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ECON4260 - Behavioral Economics

Course content

This course provides an overview of behavioral economics. Behavioral economics incorporates descriptively accurate assumptions about cognitive ability, social interaction, moral motivation, and emotional responses into economic modeling and explores the implications of this for human behavior and economic outcomes. These assumptions are often motivated by empirical findings in psychology, sociology and related disciplines, as well as the field of experimental economics. Behavioral economics seeks to generate theoretical insights, make more accurate predictions of field phenomena, and suggest welfare improving policies.

Main topics:

  • Behavioral decision theory
  • Time inconsistency and self-control
  • Social preferences and fairness

Learning outcome

Knowledge
You should

  • become familiar with the most important contributions to behavioral economics,
  • be able to critically assess the importance of these findings for the understanding of economic behavior
  • in particular, be able to discuss the following problem: How descriptively accurate assumptions about human behavior do we need for economic analysis?

Skills
You should

  • become familiar with the most important contributions to behavioral economics,
  • be able to critically assess the importance of these findings for the understanding of economic behavior, in particular, be able to discuss the following problem: How descriptively accurate assumptions about human behavior do we need for economic analysis?

Competence
You should

  • be able to read and understand project reports and journal articles that make use of the concepts and methods that are introduced in the course
  • be able to make use of the course content in your own academic work, for example in analyses that are part of the master’s thesis

Admission

Students who are admitted to study programmes at UiO must each semester register which courses and exams they wish to sign up for in StudentWeb.

Students enrolled in other Master's Degree Programmes can, on application, be admitted to the course if this is cleared by their own study programme.

International applicants, if you are not already enrolled as a student at UiO, please see our information about admission requirements and procedures for international applicants.

The examination in this course is not available for external candidates. Only students admitted to the course may sit for the examination.

Prerequisites

Formal prerequisite knowledge

Bachelor's degree in Economics, or equivalent

Recommended previous knowledge

ECON3200 - Microeconomics and game theory / ECON4200 - Microeconomics and game theory or ECON3215 - Microeconomics (discontinued) / ECON4215 - Microeconomics (discontinued)

Teaching

Lectures: 2 hours a week throughout the semester.

Seminars: 2 hours a week through parts of the semester.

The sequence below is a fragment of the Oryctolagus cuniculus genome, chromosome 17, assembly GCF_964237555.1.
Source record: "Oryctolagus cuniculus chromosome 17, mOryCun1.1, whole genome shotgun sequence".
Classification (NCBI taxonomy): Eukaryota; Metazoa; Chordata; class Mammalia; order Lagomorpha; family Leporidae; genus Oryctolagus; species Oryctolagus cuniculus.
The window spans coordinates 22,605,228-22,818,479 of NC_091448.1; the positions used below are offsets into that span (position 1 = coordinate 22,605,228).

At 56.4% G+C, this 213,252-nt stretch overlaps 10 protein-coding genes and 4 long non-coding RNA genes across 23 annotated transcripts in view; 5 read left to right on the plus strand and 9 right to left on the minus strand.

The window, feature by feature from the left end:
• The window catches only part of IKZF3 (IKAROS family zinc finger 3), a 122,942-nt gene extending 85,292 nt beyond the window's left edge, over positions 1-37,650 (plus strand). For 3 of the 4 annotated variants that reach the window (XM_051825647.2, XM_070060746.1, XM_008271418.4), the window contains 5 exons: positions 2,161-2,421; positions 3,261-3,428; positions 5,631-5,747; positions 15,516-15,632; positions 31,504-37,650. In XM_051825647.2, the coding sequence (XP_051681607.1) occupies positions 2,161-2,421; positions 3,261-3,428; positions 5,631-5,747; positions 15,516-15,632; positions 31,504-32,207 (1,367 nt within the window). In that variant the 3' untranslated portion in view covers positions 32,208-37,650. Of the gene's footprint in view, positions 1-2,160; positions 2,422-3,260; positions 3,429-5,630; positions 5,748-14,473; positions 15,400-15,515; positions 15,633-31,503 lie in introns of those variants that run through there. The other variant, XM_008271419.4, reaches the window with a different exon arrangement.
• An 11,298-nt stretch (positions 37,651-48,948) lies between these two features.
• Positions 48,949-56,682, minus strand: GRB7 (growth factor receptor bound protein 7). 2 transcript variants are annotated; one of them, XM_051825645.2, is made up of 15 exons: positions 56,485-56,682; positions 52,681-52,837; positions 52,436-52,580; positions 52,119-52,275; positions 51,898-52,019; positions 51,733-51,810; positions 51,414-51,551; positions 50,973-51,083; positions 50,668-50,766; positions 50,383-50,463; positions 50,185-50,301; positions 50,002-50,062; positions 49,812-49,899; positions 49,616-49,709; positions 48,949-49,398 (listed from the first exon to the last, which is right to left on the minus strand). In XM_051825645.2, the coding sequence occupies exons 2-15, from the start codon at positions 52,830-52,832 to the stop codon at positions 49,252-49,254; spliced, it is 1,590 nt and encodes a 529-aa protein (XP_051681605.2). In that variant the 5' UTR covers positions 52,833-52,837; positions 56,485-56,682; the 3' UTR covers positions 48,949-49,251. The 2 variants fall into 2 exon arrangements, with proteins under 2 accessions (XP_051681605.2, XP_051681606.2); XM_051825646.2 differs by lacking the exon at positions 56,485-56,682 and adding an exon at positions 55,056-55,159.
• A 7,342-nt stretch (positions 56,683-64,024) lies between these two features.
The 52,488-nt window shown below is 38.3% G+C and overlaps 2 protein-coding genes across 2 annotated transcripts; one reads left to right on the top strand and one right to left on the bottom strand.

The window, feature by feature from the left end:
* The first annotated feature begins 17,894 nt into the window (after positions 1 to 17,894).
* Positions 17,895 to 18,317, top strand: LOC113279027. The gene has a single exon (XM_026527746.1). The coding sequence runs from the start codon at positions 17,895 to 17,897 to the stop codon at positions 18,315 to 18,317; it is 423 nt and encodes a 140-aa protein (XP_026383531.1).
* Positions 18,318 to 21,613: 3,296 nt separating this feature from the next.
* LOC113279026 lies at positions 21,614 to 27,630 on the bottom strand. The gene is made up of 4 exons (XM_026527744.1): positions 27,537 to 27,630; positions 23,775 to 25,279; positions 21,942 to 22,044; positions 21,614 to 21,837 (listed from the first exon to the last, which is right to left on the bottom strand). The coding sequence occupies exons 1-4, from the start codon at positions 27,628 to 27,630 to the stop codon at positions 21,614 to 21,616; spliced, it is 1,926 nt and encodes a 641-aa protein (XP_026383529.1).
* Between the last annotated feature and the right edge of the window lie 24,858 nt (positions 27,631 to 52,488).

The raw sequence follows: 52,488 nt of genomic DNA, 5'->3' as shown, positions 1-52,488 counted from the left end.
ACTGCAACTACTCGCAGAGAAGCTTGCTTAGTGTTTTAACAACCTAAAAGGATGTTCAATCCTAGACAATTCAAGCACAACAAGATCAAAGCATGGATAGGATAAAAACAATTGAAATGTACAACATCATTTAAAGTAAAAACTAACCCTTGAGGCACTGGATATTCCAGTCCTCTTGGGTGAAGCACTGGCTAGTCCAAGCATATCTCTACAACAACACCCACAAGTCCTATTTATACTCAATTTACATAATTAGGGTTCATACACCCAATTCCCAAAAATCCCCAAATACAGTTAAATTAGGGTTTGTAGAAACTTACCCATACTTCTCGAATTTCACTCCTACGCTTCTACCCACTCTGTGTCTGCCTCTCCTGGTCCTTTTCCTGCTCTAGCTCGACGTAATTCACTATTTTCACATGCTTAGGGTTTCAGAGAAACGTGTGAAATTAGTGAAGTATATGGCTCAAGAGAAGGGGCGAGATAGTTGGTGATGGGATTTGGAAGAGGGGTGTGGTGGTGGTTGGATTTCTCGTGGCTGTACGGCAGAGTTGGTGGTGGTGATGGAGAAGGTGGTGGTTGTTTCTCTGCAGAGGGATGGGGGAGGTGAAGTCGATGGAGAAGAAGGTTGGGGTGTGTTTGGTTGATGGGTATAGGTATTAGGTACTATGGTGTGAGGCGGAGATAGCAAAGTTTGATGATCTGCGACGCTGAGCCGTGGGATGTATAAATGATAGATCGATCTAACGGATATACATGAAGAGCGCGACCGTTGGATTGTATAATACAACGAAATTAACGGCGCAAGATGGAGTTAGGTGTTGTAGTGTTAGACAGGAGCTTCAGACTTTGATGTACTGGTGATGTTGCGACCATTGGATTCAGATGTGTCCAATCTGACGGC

There might occur weeks exempt from teaching.

Examination

A 3-hour written school exam.

Examination support material

Students may use dictionaries at this exam. Dictionaries must be handed in before the examination. Please read regulations for dictionaries permitted at the examination.

Language of examination

The problem set will be given in English. Answers can be given in Norwegian, Swedish, Danish or in English. See § 6.4 i Forskrift om studier og eksamener ved Universitetet i Oslo .

Grading scale

Grades are awarded on a scale from A to F, where A is the best grade and F is a fail. Read more about the grading system.

Explanations and appeals

You may request an explanation of your grades, and you may also appeal against your grades or make a complaint about formal examination errors. Read more about explanations and appeals.

Resit an examination

You can usually resit an exam, but the conditions depend on whether you had a valid reason for absence from the regular exam. Read more about resitting an exam.

The Department of Economics has passed following resolution for ECON-courses: It will no longer be possible for candidates to register for an exam in a lower level course after having passed exams in intermediate and advanced level courses in the same subject area (also where there are no pre-requisites that apply to the intermediate course). Further information can be found here.

Students who might wish to retake the exam later, are not guaranteed that the course is ever repeated with a similar reading list, nor that the exam arrangement will be the same.

Withdrawal from an examination

A student may sit this exam up to 3 times. If a student wishes to withdraw from the exam, s/he must do so in StudentWeb at least two weeks prior to the first day of the exam. Failure to do so will be counted as one of the three opportunities to sit the exam.

Special examination arrangements

If you have a disability or a health problem that entails significant inconvenience in an examination situation, you may be considered for special examination arrangements. Mothers who are breastfeeding may apply for extra time to complete the exam.

Evaluation

Feedback from our students is essential to us in our efforts to ensure and further improve the high quality of our programmes and courses. All courses are subject to continuous evaluation. At regular intervals we also ask students on a particular course to participate in a more comprehensive, periodic evaluation of this course.

Facts about this course

Credits

10

Level

Master

Teaching

Autumn 2014

Spring 2013

Examination

Spring 2013

Teaching language

English

Semester pages

Teaching schedule, syllabus, examination date